for the hom-set of presheaves. One checks that this set naturally inherits the structure of a dg-algebra itself, where all operations are given by applying “pointwise” for each p:UXp : U \to X with UCU \in C the operations in Ω C (U)\Omega^\bullet_C(U). This way we get a functor

Ω C :PSh(C)dgcAlg op \Omega^\bullet_C : PSh(C) \to dgcAlg^{op}

to the opposite category of that of dg-algebras. We may think of Ω C (X)\Omega^\bullet_C(X) as the deRham complex of the presheaf XX as seen by the functor Ω C :CdgcAlg op\Omega^\bullet_C : C \to dgcAlg^{op}.

By the general discussion at nerve and realization this functor has a right adjoint K C:dgcAlg opPSh(C)K_C : dgcAlg^{op} \to PSh(C), that sends a dg-algebra AA to the presheaf

K C(A):UHom dgcAlg(Ω C (U),A). K_C(A) : U \mapsto Hom_{dgcAlg}(\Omega^\bullet_C(U), A) \,.

The adjunction

Ω C :PSh(C):dgcAlg op:K C \Omega^\bullet_C : PSh(C) \stackrel{\leftarrow}{\to} : dgcAlg^{op} : K_C

is an example for the adjunction induced from a dualizing object.

See differential forms on presheaves for more.

For the purpose of rational homotopy theory, consider the following special case of the above general discussion of differential forms on presheaves.

Recall that by the homotopy hypothesis theorem, Top is equivalent to sSet. In the sense of space and quantity, a simplicial set is a “generalized space modeled on the simplex category”: a presheaf on Δ\Delta.

Therefore set in the above CΔC \coloneqq \Delta.

Now, a simplicial set has no smooth structure in terms of which one could define differential forms globally, but of course each abstract kk-simplex Δ[k]\Delta[k] may be regarded as the standard kk-simplex Δ Diff k\Delta^k_{Diff} in Diff, and as such it supports smooth differential forms Ω deRham (Δ Diff k)\Omega^\bullet_{deRham}(\Delta^k_{Diff}).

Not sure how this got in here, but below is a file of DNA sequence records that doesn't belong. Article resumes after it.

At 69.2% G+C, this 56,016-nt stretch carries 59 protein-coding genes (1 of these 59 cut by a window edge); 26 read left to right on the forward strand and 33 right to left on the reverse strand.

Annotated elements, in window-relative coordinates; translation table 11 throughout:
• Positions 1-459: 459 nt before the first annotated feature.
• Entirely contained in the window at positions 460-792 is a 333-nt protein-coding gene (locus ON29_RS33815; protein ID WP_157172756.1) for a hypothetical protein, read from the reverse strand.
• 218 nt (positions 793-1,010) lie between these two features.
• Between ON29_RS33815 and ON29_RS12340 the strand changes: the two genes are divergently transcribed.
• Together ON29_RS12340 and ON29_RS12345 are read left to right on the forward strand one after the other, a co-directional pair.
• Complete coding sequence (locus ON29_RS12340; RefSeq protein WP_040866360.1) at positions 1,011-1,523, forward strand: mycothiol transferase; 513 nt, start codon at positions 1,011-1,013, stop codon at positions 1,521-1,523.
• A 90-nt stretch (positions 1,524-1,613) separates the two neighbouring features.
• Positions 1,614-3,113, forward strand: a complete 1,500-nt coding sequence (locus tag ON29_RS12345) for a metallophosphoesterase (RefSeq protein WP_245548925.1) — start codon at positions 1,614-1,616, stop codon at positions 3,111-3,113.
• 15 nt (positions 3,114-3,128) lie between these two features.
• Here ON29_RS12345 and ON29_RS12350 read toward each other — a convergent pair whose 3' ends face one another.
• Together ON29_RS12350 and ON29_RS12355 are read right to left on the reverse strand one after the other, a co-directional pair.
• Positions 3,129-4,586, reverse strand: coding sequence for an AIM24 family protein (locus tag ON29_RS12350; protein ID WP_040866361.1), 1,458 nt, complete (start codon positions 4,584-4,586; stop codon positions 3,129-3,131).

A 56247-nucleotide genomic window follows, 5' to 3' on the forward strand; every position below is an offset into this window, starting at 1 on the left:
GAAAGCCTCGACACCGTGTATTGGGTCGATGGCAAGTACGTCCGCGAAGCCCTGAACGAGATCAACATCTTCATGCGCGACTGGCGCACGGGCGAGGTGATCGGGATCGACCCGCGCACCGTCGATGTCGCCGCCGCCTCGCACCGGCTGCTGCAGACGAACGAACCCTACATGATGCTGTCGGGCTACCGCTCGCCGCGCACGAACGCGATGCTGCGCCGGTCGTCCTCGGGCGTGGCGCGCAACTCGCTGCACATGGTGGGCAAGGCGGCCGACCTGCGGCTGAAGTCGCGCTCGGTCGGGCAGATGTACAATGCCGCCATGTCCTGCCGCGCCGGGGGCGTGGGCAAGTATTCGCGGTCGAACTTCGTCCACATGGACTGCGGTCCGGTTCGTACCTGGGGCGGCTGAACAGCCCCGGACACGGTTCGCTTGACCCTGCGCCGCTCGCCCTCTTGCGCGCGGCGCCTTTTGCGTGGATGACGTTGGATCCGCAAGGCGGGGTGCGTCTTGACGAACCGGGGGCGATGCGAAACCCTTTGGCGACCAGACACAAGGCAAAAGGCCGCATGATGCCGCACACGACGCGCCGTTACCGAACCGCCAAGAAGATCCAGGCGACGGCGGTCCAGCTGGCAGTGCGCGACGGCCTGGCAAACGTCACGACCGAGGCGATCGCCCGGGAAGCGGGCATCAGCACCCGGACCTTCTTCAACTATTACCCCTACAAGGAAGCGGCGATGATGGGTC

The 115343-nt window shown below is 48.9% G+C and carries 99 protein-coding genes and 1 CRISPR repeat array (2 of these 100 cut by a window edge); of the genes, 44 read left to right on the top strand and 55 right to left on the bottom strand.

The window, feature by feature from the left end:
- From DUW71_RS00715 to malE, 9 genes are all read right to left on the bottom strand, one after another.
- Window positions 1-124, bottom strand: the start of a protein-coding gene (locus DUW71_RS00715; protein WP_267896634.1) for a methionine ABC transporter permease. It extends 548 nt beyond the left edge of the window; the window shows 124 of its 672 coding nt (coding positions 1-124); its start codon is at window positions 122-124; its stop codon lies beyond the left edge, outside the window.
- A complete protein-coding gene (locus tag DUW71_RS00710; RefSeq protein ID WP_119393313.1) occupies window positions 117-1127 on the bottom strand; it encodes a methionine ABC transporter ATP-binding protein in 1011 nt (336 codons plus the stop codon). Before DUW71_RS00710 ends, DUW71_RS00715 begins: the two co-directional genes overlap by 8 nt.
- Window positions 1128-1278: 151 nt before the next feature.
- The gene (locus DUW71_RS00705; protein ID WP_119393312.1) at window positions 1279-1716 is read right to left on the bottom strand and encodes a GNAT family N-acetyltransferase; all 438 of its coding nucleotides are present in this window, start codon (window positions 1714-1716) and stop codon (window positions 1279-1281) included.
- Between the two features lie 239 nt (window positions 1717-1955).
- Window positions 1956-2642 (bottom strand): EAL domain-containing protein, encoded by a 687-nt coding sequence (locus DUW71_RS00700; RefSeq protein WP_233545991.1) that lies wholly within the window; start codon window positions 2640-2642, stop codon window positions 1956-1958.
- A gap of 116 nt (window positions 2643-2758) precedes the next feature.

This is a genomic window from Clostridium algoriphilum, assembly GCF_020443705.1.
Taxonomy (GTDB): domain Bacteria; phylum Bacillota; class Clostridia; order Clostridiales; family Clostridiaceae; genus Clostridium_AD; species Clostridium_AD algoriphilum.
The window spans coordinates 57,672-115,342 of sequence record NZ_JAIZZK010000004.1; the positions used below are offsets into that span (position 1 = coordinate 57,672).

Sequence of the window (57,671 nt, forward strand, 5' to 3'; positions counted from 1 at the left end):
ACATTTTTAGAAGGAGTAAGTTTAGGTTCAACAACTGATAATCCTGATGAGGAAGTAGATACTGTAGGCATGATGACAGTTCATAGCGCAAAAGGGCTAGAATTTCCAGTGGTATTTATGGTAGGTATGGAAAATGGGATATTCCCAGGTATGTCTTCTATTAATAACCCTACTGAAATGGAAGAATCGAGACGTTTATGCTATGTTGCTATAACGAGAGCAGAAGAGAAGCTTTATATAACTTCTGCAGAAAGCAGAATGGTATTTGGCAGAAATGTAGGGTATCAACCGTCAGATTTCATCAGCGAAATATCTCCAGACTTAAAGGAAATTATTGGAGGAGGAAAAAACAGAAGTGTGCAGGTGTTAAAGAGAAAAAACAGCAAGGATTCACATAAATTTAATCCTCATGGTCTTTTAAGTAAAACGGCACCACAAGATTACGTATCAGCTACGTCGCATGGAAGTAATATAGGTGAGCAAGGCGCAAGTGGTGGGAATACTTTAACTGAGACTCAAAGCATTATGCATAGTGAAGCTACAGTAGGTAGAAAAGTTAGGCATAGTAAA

The functor Ω deRham (Δ Diff ()):Δ opdgcAlg\Omega^\bullet_{deRham}( \Delta_{Diff}^{(-)} ) : \Delta^{op} \to dgcAlg obtained this way is almost the one that – after fed into the above procedure – is used in rational homotopy theory.

The only difference is that for the purposes needed here, it is useful to cut down the smooth differential forms to something smaller. Let Ω poly (Δ Diff k)\Omega^\bullet_{poly}(\Delta^k_{Diff}) be the dg-algebra of polynomial differential forms on the standard kk-simplex. Notice that this recovers all differential forms after tensoring with smooth functions:

Ω (Δ Diff k)=C (Δ Diff k) Ω poly 0(Δ Diff k)Ω poly (Δ Diff k). \Omega^\bullet(\Delta^k_{Diff}) = C^\infty(\Delta^k_{Diff}) \otimes_{\Omega^0_{poly}(\Delta^k_{Diff})} \Omega^\bullet_{poly}(\Delta^k_{Diff}) \,.

For more details see atdifferential forms on simplices.


We discuss the definition of polynomial differential forms on topological spaces in more detail.


(smooth nn-simplex)

For nn \in \mathbb{N} the smooth n-simplex Δ smth n\Delta^n_{smth} is the smooth manifold with boundary and corners defined, up to isomorphism, as the following locus inside the Cartesian space n+1\mathbb{R}^{n+1}:

Δ smth n{(x 0,x 1,,x n) n+1|0x i1andi=0nx i=0} n+1. \Delta^n_{smth} \;\coloneqq\; \left\{ (x_0, x_1, \cdots, x_n) \in \mathbb{R}^{n+1} \;\vert\; 0 \leq x_i \leq 1 \;\text{and}\; \underoverset{i = 0}{n}{\sum} x_i \; = 0 \right\} \hookrightarrow \mathbb{R}^{n+1} \,.

For 0in0 \leq i \leq n the function

x i:Δ smth n x_i \;\colon\; \Delta^n_{smth} \to \mathbb{R}

which picks the iith component in the above definition is called the iith barycentric coordinate function.


f:[n 1][n 2] f \;\colon\; [n_1] \longrightarrow [n_2]

a morphism of finite non-empty linear orders [n]{0<1<<n}[n] \coloneqq \{0 \lt 1 \lt \cdots \lt n\}, let

Δ smth(f):Δ smth n 1Δ smth n 2 \Delta_{smth}(f) \;\colon\; \Delta^{n_1}_{smth} \longrightarrow \Delta^{n_2}_{smth}

be the smooth function defined by x ix f(i)x_i \mapsto x_{f(i)}.


For definiteness, we write

dgcAlg ,0 dgcAlg_{\mathbb{Q}, \geq 0}